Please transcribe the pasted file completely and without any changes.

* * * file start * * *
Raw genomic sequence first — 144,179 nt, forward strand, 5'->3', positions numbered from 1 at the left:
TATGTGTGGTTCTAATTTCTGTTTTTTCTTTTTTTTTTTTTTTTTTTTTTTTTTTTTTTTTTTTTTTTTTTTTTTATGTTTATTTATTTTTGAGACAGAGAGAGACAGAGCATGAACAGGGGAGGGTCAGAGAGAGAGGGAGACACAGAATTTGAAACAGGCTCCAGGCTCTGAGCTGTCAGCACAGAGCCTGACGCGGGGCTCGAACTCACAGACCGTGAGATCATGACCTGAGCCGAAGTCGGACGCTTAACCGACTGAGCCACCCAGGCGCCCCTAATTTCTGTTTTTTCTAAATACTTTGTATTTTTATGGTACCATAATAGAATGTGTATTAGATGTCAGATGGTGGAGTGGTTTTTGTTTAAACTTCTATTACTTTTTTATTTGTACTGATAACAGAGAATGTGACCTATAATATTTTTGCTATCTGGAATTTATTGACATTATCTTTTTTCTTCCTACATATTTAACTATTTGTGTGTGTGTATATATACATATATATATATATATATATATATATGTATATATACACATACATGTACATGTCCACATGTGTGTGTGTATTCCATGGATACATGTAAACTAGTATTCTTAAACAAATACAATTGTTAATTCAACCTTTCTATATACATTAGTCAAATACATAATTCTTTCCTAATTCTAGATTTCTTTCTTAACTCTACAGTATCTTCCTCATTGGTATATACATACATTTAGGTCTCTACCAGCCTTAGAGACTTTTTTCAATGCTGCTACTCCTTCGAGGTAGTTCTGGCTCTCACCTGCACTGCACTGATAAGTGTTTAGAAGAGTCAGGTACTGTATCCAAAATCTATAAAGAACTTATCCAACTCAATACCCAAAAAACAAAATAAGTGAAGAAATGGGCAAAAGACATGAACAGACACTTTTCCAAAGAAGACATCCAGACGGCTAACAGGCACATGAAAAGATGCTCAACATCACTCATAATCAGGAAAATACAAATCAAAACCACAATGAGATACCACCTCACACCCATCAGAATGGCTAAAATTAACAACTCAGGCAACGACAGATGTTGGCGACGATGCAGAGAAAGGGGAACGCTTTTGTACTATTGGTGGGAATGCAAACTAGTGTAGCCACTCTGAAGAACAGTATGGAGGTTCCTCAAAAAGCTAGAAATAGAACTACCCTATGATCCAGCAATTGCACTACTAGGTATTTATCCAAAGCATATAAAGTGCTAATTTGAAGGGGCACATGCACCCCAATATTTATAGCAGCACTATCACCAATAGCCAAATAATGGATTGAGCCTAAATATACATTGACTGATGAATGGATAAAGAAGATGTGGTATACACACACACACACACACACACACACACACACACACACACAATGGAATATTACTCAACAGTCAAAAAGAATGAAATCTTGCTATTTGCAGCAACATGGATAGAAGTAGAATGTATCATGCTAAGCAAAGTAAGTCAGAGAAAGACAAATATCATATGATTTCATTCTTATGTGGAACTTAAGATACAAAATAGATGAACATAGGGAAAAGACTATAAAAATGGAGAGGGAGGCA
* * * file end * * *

Raw genomic sequence first — 144,179 nt, forward strand, 5'->3', positions numbered from 1 at the left:
TATGTGTGGTTCTAATTTCTGTTTTTTCTTTTTTTTTTTTTTTTTTTTTTTTTTTTTTTTTTTTTTTTTTTTTTTATGTTTATTTATTTTTGAGACAGAGAGAGACAGAGCATGAACAGGGGAGGGTCAGAGAGAGAGGGAGACACAGAATTTGAAACAGGCTCCAGGCTCTGAGCTGTCAGCACAGAGCCTGACGCGGGGCTCGAACTCACAGACCGTGAGATCATGACCTGAGCCGAAGTCGGACGCTTAACCGACTGAGCCACCCAGGCGCCCCTAATTTCTGTTTTTTCTAAATACTTTGTATTTTTATGGTACCATAATAGAATGTGTATTAGATGTCAGATGGTGGAGTGGTTTTTGTTTAAACTTCTATTACTTTTTTATTTGTACTGATAACAGAGAATGTGACCTATAATATTTTTGCTATCTGGAATTTATTGACATTATCTTTTTTCTTCCTACATATTTAACTATTTGTGTGTGTGTATATATACATATATATATATATATATATATATATGTATATATACACATACATGTACATGTCCACATGTGTGTGTGTATTCCATGGATACATGTAAACTAGTATTCTTAAACAAATACAATTGTTAATTCAACCTTTCTATATACATTAGTCAAATACATAATTCTTTCCTAATTCTAGATTTCTTTCTTAACTCTACAGTATCTTCCTCATTGGTATATACATACATTTAGGTCTCTACCAGCCTTAGAGACTTTTTTCAATGCTGCTACTCCTTCGAGGTAGTTCTGGCTCTCACCTGCACTGCACTGATAAGTGTTTAGAAGAGTCAGGTACTGTATCCAAAATCTATAAAGAACTTATCCAACTCAATACCCAAAAAACAAAATAAGTGAAGAAATGGGCAAAAGACATGAACAGACACTTTTCCAAAGAAGACATCCAGACGGCTAACAGGCACATGAAAAGATGCTCAACATCACTCATAATCAGGAAAATACAAATCAAAACCACAATGAGATACCACCTCACACCCATCAGAATGGCTAAAATTAACAACTCAGGCAACGACAGATGTTGGCGACGATGCAGAGAAAGGGGAACGCTTTTGTACTATTGGTGGGAATGCAAACTAGTGTAGCCACTCTGAAGAACAGTATGGAGGTTCCTCAAAAAGCTAGAAATAGAACTACCCTATGATCCAGCAATTGCACTACTAGGTATTTATCCAAAGCATATAAAGTGCTAATTTGAAGGGGCACATGCACCCCAATATTTATAGCAGCACTATCACCAATAGCCAAATAATGGATTGAGCCTAAATATACATTGACTGATGAATGGATAAAGAAGATGTGGTATACACACACACACACACACACACACACACACACACACACACAATGGAATATTACTCAACAGTCAAAAAGAATGAAATCTTGCTATTTGCAGCAACATGGATAGAAGTAGAATGTATCATGCTAAGCAAAGTAAGTCAGAGAAAGACAAATATCATATGATTTCATTCTTATGTGGAACTTAAGATACAAAATAGATGAACATAGGGAAAAGACTATAAAAATGGAGAGGGAGGCA